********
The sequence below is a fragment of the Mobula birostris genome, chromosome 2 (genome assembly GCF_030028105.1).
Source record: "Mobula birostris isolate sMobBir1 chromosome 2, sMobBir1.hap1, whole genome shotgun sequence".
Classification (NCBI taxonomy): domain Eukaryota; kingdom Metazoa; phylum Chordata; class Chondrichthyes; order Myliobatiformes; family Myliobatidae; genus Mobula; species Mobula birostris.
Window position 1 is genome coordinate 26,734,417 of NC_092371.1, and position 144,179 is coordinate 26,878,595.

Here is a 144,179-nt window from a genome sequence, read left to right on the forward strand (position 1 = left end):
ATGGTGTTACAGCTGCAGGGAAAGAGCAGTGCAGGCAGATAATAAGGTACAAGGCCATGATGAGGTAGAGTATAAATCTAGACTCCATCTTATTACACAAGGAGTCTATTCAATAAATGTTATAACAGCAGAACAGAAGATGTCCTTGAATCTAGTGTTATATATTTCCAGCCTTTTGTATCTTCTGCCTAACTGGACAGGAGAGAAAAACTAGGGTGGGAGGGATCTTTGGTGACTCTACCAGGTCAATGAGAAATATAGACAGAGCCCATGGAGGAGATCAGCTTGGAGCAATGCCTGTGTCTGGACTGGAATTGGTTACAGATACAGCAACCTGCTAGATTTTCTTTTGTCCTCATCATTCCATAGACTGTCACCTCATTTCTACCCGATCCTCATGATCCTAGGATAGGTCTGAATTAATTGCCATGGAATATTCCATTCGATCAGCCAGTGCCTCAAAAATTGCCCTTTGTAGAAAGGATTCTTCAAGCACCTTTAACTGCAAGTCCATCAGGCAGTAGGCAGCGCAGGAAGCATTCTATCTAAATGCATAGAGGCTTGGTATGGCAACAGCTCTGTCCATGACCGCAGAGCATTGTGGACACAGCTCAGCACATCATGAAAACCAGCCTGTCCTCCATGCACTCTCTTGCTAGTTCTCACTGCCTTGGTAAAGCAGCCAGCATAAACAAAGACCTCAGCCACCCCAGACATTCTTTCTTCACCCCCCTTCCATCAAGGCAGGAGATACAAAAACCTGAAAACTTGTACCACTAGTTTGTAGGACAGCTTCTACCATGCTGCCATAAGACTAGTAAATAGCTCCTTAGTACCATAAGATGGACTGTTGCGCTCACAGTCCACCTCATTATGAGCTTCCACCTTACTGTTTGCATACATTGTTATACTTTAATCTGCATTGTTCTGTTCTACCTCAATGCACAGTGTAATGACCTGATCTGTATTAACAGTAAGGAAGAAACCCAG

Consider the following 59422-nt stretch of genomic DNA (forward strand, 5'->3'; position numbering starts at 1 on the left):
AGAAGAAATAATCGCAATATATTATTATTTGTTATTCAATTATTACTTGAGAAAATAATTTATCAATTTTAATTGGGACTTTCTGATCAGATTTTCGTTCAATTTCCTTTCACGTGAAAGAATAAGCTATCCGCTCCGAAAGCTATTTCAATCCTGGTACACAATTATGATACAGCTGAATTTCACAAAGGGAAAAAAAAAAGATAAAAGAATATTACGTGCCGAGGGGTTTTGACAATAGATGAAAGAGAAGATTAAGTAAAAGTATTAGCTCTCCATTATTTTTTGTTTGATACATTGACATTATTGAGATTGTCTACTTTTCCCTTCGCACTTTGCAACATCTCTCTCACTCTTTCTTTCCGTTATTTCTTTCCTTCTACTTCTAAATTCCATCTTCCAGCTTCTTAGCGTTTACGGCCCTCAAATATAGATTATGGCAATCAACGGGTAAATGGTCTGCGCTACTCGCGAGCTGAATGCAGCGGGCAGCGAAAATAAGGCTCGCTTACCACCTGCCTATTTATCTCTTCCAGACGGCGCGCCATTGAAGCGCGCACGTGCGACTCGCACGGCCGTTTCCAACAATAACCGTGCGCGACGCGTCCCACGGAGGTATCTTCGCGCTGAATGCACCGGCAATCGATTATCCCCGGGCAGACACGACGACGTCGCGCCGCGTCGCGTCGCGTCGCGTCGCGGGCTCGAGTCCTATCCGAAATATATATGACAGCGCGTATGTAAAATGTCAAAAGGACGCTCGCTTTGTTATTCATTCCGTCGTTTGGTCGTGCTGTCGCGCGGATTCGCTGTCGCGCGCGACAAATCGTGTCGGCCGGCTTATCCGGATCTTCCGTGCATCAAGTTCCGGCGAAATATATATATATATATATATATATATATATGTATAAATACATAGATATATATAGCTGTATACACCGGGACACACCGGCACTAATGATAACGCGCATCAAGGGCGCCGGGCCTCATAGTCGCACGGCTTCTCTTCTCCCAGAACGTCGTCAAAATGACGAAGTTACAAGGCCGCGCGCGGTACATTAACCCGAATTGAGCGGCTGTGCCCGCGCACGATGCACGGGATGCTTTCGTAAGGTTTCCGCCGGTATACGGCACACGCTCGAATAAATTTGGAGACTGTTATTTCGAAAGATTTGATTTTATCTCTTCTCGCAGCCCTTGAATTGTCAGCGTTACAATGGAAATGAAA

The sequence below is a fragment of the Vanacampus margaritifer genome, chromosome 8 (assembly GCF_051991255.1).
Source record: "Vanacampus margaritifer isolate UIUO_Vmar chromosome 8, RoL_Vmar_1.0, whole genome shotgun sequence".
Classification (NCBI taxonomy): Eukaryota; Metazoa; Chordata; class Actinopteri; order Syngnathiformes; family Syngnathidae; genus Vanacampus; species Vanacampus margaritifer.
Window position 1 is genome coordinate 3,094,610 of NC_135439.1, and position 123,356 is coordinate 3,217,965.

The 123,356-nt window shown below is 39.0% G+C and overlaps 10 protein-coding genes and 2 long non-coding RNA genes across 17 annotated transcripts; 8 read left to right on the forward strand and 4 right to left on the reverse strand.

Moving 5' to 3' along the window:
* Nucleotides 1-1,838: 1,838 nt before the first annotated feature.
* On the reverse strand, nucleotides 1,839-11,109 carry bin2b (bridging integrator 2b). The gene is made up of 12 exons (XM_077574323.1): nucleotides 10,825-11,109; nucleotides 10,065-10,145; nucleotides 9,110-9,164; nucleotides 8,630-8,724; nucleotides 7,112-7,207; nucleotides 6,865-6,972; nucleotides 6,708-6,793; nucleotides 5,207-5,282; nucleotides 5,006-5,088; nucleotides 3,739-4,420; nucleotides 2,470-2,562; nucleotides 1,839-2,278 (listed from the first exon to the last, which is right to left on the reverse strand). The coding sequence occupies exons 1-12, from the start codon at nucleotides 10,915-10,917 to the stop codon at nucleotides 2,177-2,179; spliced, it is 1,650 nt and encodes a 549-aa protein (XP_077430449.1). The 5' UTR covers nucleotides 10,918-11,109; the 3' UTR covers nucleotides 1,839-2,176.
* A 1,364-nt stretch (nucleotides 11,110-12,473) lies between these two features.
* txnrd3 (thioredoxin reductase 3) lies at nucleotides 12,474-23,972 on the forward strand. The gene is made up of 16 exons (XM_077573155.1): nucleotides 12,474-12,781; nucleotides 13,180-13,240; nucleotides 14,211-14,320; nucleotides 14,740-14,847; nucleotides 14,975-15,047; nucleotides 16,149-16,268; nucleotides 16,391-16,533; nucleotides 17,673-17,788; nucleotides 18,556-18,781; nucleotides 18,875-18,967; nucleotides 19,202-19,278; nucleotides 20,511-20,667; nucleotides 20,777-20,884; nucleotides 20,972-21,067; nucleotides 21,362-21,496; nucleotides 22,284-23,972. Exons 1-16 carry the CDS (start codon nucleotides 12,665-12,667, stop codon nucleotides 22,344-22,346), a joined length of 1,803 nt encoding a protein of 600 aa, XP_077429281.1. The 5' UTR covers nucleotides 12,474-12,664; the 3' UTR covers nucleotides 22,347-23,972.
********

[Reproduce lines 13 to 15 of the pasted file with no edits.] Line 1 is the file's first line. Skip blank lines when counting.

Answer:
The 123,356-nt window shown below is 39.0% G+C and overlaps 10 protein-coding genes and 2 long non-coding RNA genes across 17 annotated transcripts; 8 read left to right on the forward strand and 4 right to left on the reverse strand.

Moving 5' to 3' along the window:
* Nucleotides 1-1,838: 1,838 nt before the first annotated feature.